- Hike to a body of water. While young kids don’t care that much about stunning views, they do love bodies of water. Streams, ponds, whatever it is, it makes them 10X more interested in the hike. Our kids stay more motivated to keep going when they know a pond is ahead. Because once there, they like to look in the water at what’s swimming around and skip stones. There’s just some kind of magnetic attraction between kids (and adults!) and water; use it to increase their compliance.
- Pair a hike with a picnic. This is another tactic that significantly ups the interest/compliance factor for our kids. Make some special picnic foods at home, or let the kids pick out some special stuff at the store, and the outing magically, feels, well more special. When the days are longer, we’ll have our picnic dinner first at the trailhead, and then take a hike. When the days are shorter (but not yet freezing cold), we’ll go for a hike at sunset, and then come back to the park to eat our picnic dinner by lantern light.
- Have a nature scavenger hunt. To heighten your children’s powers of observation and keep them more engaged in the hike, consider doing a scavenger hunt in conjunction with it. Give them a checklist of things to look for; these can be general things you know to expect along the way, or centered on a theme like “Signs of Fall.”
- Try to identify flora/fauna/rocks/constellations. Studies show that children today can identify more corporate logos and Pokemon characters than native species where they live. Knowing/learning the names of plants, animals, and even rocks can help children engage more deeply with nature. Of course, it’s probable your own identification skills are pretty faulty; luckily, there are apps that can help you figure out what it is you’re looking at, whether that’s a plant on the ground or a constellation in the sky.
- Try to identify animal tracks. It’s fun not only to identify things that are actually present, but the clues that indicate something was once there. See if your kids can figure out what animal left a particular set of tracks. (There are apps for this too.)
- Activate your kids’ senses and ask them questions. As you hike along, point out things for your children to touch, see, smell, hear, and even taste (as appropriate!). Then ask them questions, especially along a line in which they’ve already shown interest: “What kind of animal do you think left that track?” “What kind of bird do you think that is?” “Why do you think it’s shaped that way?” “How many colors do you see?” They’ll of course ask you questions too, and while it’s easy to just spout off the answer (if you know it!), try turning the question back to them first: “What do you think it is?” As Sampson observes, “Counterintuitively, children are often looking for our engagement more than our answers, hoping that the focus of their attention will become ours too. By turning the question back on them, we crack open a learning opportunity, a chance for them to actively participate in solving a mystery.”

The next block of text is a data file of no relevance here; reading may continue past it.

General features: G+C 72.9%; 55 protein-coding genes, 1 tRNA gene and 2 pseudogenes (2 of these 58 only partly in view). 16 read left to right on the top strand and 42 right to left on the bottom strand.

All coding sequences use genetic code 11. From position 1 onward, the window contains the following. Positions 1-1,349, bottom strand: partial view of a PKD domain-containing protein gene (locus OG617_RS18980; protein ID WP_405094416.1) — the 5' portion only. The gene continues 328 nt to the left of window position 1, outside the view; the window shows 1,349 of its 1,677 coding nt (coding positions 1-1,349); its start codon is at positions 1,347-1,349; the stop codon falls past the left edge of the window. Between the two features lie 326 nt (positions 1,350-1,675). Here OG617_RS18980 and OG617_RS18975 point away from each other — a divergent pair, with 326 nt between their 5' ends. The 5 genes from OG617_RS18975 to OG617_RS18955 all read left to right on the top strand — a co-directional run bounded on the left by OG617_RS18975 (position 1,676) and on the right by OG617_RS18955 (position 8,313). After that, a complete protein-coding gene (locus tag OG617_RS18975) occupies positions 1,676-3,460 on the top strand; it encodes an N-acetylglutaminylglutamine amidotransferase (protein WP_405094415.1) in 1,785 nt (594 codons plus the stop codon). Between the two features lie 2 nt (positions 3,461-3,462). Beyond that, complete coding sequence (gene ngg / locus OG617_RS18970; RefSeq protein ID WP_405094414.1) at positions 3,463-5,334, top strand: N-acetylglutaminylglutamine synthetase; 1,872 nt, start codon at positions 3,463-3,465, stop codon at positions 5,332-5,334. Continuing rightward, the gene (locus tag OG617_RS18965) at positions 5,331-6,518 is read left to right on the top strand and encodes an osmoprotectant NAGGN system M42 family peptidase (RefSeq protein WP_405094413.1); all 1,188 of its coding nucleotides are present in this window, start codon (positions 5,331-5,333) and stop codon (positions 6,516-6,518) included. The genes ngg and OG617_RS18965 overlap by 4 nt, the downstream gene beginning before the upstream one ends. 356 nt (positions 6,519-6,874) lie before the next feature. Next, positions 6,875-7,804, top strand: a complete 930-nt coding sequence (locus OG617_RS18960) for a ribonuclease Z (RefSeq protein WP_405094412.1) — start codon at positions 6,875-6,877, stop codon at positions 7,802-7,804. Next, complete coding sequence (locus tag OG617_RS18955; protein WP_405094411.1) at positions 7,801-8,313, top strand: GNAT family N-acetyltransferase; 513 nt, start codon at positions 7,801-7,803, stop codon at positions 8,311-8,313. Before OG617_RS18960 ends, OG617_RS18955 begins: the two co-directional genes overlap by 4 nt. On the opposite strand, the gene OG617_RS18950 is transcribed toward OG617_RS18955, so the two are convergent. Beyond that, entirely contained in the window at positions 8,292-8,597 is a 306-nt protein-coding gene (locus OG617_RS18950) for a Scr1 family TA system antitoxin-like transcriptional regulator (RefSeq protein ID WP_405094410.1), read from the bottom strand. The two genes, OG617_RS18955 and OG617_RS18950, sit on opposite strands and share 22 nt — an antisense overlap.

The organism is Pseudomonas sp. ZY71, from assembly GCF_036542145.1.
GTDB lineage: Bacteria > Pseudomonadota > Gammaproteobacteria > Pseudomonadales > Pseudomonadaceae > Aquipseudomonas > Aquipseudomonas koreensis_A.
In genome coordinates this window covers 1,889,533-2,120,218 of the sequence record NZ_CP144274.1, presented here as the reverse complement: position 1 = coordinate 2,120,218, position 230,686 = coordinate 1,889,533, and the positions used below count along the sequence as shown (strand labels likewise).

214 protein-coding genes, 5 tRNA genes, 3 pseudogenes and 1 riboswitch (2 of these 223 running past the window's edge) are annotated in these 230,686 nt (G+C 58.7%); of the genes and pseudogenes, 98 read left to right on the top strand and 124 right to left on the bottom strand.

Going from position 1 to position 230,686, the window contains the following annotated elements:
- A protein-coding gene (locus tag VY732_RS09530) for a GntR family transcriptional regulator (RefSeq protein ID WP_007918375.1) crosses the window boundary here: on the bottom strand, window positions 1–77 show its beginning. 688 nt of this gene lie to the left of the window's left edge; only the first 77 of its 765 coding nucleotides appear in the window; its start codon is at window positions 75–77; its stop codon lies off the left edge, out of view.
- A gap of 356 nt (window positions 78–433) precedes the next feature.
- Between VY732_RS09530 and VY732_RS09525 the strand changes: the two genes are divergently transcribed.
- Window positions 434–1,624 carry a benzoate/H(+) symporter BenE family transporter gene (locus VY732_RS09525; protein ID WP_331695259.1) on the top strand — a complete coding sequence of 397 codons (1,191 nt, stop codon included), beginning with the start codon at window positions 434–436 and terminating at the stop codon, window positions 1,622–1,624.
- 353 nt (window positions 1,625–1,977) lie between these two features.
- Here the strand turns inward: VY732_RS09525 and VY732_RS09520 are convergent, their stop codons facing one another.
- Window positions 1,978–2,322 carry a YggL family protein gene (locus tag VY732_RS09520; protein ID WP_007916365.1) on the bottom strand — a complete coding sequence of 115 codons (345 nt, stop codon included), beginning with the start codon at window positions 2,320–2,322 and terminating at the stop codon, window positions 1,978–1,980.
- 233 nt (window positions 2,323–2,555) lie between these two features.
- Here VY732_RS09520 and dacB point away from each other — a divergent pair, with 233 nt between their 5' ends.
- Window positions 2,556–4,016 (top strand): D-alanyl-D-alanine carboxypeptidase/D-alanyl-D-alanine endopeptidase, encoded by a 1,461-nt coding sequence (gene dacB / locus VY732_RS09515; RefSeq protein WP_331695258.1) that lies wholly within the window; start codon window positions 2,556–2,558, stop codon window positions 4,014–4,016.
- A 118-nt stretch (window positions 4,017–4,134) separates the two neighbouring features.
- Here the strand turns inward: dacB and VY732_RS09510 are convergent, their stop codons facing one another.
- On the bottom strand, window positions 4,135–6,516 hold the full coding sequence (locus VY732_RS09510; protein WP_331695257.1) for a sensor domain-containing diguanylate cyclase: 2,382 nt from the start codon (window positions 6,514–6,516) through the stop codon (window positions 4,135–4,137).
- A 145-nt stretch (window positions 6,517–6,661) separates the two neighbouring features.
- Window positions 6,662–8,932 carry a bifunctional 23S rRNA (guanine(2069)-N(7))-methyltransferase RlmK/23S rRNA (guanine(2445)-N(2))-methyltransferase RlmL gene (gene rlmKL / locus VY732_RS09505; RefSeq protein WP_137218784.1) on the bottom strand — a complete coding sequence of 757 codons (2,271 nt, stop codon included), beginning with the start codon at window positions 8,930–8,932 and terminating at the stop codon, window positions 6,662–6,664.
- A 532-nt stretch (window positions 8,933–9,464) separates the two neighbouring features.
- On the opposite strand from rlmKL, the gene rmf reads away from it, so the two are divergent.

Visit a pond. As mentioned above, hiking to a pond significantly increases children’s enjoyment of the outing. But you can also drive right to a pond, and more easily take along some “equipment” to make it an even more immersive experience. Outfitted in rubber boots, and toting nets, kids can wade into the water, and see what kind of freshwater fauna they can scoop up. There are also often tadpoles to catch (consider taking one home, raising it into a frog, and then releasing it back later), and ducks to feed!
Tend a garden. To kill two birds with one stone and get your kids outside and dirty, start a garden in your yard, and allow your kids to “help” you tend it. You’ll find the most success with this endeavor by planting large seeds that grow quickly, and result in something edible. Children will enjoy watching the plants grow, and be excited to eat the fruit of their labors.
Even if you don’t have room in your yard for a garden (or don’t have a yard), try planting a windowbox garden inside. We recently planted a mere pea shoot in a tin can, and watering it and watching it grow was literally the most interesting thing in our kids’ lives for a couple weeks. It takes a lot less than you think to grab their attention and get them interested in something.
Take a nighttime walk. Your neighborhood, and even your backyard, look very different — and a bit mysterious and magical — once the sun goes down. So have your kids grab a flashlight, and take a walk down the street or through a community park (if safe and legal; some parks have curfews), or hang out in the backyard. Ask your kids if they see, hear, or smell anything that they don’t during the day, quiz them on the phase of the moon, and just enjoy the thrill of twilight.
Monthly outings can take you to hikes at state or national parks that are a little further afield or to local nature-centered institutions. You might also undertake activities like hunting and fishing that are slightly more involved than a simple hike. Such activities can of course be engaged in far more than on a monthly basis, but it’s a good minimum to shoot for!